Rated | Alphabetical
| Highest Rated 2006
Diamonds from Coal
Lynn: Van Lear Rose
Posted: April 29,
Van Lear Rose, Loretta Lynn's first album in four years, sounds
like a birthday gift to herself. Reflecting on a lifetime of triumphs and
travails, Lynn (who turned 70 on April 14) has crafted the most personally
felt, universally inclusive record of her career. Benefiting enormously from
Jack White's unvarnished, fast-take approach, Van Lear Rose stays
true to Lynn's classic honky-tonk roots, but also rocks harder than anything
the singer has recorded. The collaboration between the Motor City-reared
White Stripes singer and Kentucky-bred Coal Miner's Daughter is an ideal
pairing, with White's brawny riffs and bluesy roots adding tactile weight to
Lynn's nakedly direct, female empowered vocals.
Despite lyrical concerns that touch on everything from infidelity ("Family
Tree") to death row ("Women's Prison"), Lynn remains steadfastly
life-affirming in her outlook throughout. It's as if she's cast herself in
the role of the wise woman people in the community seek council from during
troubled times, a person who's seen and done it all twice over. There's
little in the way of regret here; rather an appreciation for having lived
long enough to reflect on one's experiences, both good and bad. The starkly
acoustic widow's lament "Miss Being Mrs." is as close to outright despair as
Lynn comes; but even here she manages to find the resolve to push forward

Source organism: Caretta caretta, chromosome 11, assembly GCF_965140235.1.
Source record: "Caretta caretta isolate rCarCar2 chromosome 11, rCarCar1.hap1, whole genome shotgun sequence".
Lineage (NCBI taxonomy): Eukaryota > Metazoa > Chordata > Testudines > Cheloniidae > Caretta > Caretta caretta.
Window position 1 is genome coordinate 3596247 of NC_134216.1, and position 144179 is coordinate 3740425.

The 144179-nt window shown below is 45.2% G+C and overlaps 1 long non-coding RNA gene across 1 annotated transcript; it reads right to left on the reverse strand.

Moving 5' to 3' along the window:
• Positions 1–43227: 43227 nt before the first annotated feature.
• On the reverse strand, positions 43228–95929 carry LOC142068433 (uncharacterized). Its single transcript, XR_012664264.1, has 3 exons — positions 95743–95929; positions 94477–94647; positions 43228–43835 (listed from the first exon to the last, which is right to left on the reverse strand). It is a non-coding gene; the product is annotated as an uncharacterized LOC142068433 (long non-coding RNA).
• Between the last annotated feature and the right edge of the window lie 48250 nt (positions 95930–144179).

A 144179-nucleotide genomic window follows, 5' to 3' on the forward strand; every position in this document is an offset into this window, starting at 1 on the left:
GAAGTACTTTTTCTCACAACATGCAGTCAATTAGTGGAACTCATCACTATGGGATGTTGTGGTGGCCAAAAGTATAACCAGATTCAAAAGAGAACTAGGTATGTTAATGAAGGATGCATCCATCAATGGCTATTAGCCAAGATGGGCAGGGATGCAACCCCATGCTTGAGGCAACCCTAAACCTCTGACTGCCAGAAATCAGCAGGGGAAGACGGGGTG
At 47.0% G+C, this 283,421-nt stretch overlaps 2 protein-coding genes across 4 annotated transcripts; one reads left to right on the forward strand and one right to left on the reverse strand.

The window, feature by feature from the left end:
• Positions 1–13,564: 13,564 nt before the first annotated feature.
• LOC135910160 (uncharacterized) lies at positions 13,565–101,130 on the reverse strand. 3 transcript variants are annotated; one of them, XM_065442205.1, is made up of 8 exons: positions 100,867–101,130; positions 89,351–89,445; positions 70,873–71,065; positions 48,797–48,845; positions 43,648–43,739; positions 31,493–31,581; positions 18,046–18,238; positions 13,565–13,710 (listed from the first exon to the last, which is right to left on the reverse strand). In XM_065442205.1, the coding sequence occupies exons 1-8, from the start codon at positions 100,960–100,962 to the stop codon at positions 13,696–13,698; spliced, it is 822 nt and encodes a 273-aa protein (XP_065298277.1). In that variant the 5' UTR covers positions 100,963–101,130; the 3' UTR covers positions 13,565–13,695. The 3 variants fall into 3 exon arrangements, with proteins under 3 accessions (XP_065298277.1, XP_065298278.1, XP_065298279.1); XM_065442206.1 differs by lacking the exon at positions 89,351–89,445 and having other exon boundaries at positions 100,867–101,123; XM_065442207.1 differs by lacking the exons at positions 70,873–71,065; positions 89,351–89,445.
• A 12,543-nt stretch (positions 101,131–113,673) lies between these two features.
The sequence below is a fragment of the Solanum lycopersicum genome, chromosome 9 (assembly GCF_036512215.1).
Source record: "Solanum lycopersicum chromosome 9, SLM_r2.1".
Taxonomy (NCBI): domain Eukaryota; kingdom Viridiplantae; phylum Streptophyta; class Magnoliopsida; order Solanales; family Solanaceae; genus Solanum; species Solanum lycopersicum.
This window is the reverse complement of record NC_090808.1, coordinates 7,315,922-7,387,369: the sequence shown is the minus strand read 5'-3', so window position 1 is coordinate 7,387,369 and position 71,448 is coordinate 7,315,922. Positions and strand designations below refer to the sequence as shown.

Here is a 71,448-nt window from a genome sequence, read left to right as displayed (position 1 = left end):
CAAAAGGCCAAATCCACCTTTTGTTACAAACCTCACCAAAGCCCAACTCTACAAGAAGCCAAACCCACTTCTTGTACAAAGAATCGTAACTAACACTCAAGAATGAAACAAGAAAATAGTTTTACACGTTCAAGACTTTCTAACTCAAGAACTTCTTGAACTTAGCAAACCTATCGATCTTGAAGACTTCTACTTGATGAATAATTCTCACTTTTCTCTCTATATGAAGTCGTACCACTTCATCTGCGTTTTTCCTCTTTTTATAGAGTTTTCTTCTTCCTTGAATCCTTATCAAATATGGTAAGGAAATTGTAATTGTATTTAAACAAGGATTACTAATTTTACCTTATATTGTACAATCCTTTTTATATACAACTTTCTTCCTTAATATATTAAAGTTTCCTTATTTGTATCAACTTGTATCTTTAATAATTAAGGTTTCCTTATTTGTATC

rather than wallow in self-pity ("I took off my wedding band / And put it on
my right hand").
White and the rest of the backing band (amusingly dubbed the Do Whaters by
Lynn for doing whatever needed to be done to make the record shine) provide
the backbone of Van Lear Rose. "Portland, Oregon," detailing an
alcohol-fueled one-night-stand, features an effectively lithe, jam-oriented
lead-in and some exceptional slide guitar that fleshes out the song's randy,
devil-may-care attitude. Stamping feet and a shuffling beat nicely
complement the sing-along, spirited exuberance of "High on a Mountain Top."
The bouncing "Have Mercy" is a high point, with Lynn putting aside her more
autobiographical tendencies in favor of simplistic, '50s-style rockabilly
lyrics, backed by White's guitar-driven histrionics and a rolling
thunderclap backbeat. Likewise, "Mrs. Leroy Brown" is a rough-hewn
romper-stomper that puts a clever feminist spin on the more famous Mr.
Brown's widely circulated tale.
On the closing "Story of My Life," Lynn says "Listen and I'll tell it
twice." Cleary she's underestimating the replay value of Van Lear Rose.
This is one record fans of the artist won't get tired of hearing anytime
soon, an impressive way to celebrate seven decades of living and more than
half a century of performing.
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